Top news: French President Francois Hollande was hailed as a liberator Saturday during a visit to Timbuktu, Mali, where he praised the military campaign to oust Islamist rebels while vowing that France would soon transfer responsibility for the mission to African forces.
Hollande has repeatedly stressed that the French military intervention in Mali would be short lived, but that commitment has in recent days run up against the reality on the ground, where Islamist rebels have ceded control of most of Mali's major cities but have likely taken refuge in the country's rugged mountains and caves. As a result, French airstrikes continued over the weekend as fighter jets bombed rebel training camps and arms and fuel depots. According to French Foreign Minister Laurent Fabius, the rebels "cannot stay there a long time unless they have ways to get new supplies."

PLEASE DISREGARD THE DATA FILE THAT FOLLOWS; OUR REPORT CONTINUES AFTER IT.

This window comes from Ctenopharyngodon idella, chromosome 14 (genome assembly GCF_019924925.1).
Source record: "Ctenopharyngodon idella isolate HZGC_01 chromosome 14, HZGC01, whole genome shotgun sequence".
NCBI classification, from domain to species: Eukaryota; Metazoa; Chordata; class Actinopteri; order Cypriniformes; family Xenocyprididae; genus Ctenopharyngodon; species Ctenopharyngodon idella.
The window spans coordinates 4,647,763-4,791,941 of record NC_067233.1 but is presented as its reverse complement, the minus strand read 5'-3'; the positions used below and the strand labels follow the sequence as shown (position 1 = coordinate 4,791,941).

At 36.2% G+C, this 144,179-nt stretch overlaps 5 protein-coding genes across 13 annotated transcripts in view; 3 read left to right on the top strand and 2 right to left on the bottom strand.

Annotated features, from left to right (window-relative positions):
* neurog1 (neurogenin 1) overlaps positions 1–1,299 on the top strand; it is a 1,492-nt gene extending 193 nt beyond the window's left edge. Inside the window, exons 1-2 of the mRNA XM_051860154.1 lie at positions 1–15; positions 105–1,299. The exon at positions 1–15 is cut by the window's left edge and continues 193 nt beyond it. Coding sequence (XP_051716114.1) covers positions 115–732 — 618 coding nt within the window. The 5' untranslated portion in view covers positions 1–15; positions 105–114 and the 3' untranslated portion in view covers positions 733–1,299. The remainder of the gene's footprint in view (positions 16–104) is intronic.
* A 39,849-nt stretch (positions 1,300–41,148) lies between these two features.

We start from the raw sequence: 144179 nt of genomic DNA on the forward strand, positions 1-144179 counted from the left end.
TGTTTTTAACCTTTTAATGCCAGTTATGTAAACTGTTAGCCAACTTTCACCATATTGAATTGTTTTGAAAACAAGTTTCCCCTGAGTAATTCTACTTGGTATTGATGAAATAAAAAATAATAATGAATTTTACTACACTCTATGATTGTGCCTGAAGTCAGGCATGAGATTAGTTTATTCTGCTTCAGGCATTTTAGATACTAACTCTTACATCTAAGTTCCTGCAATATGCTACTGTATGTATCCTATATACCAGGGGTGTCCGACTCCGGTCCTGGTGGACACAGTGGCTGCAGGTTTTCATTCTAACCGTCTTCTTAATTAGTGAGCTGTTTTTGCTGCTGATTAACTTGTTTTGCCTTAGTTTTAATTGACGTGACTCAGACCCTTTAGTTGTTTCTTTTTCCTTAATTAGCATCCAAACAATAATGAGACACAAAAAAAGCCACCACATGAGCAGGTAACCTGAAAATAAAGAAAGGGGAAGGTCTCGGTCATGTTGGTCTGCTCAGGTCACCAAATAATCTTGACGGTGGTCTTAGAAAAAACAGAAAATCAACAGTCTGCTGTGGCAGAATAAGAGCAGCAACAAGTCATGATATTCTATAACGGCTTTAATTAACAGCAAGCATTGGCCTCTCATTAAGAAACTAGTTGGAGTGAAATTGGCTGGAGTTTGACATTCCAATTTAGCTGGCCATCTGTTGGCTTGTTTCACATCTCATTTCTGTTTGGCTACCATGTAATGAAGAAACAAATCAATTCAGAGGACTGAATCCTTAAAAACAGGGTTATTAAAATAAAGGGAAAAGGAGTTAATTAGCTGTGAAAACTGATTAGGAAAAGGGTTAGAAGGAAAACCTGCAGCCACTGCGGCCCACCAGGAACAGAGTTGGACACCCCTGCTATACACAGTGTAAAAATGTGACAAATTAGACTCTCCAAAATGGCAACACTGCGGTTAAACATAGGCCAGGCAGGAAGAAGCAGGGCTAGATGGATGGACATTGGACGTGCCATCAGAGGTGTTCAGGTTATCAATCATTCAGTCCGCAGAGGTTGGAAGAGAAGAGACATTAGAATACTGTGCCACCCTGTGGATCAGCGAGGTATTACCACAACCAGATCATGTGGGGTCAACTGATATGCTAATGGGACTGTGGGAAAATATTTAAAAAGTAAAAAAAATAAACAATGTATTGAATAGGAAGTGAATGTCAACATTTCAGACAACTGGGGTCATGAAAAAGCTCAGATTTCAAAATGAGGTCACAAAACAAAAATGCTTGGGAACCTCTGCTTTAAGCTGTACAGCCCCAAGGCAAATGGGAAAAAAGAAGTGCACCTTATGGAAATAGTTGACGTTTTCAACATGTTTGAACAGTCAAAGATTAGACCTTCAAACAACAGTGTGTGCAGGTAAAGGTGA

Despite the continuing instability in the country, French forces said they would withdraw from Timbuktu on Thursday. That move would appear to signal a shift in the French strategy as it pivots from seeking control of Mali's major cities and tries to strike rebels who have taken refuge in remote parts of the country. Still, French forces do not control all of Mali's major cities. Though French forces control the airport at Kidal, but Tuareg rebels remain in control of the town.
In a press conference at the French ambassador's residence, Hollande acknowledged the difficulties still facing the mission. "There is still a whole part of the north that remains unconquered ... There are terrorist elements concentrated in some areas of the country, others who are dispersed. There are risks of terrorism. So, we have not yet finished our mission," he said.
Iran: Foreign Minister Ali Akbar Salehi said that Iran is open to direct talks with the United States and that his country welcomed the resumption of multilateral negotiations scheduled for Feb. 25. Western diplomats, however, downplayed the significance of the remarks, saying that Salehi carries little policy making influence in Tehran.
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- Cuban leader Fidel Castro was seen in public for the first time in several months when he voted in Cuban parliamentary elections.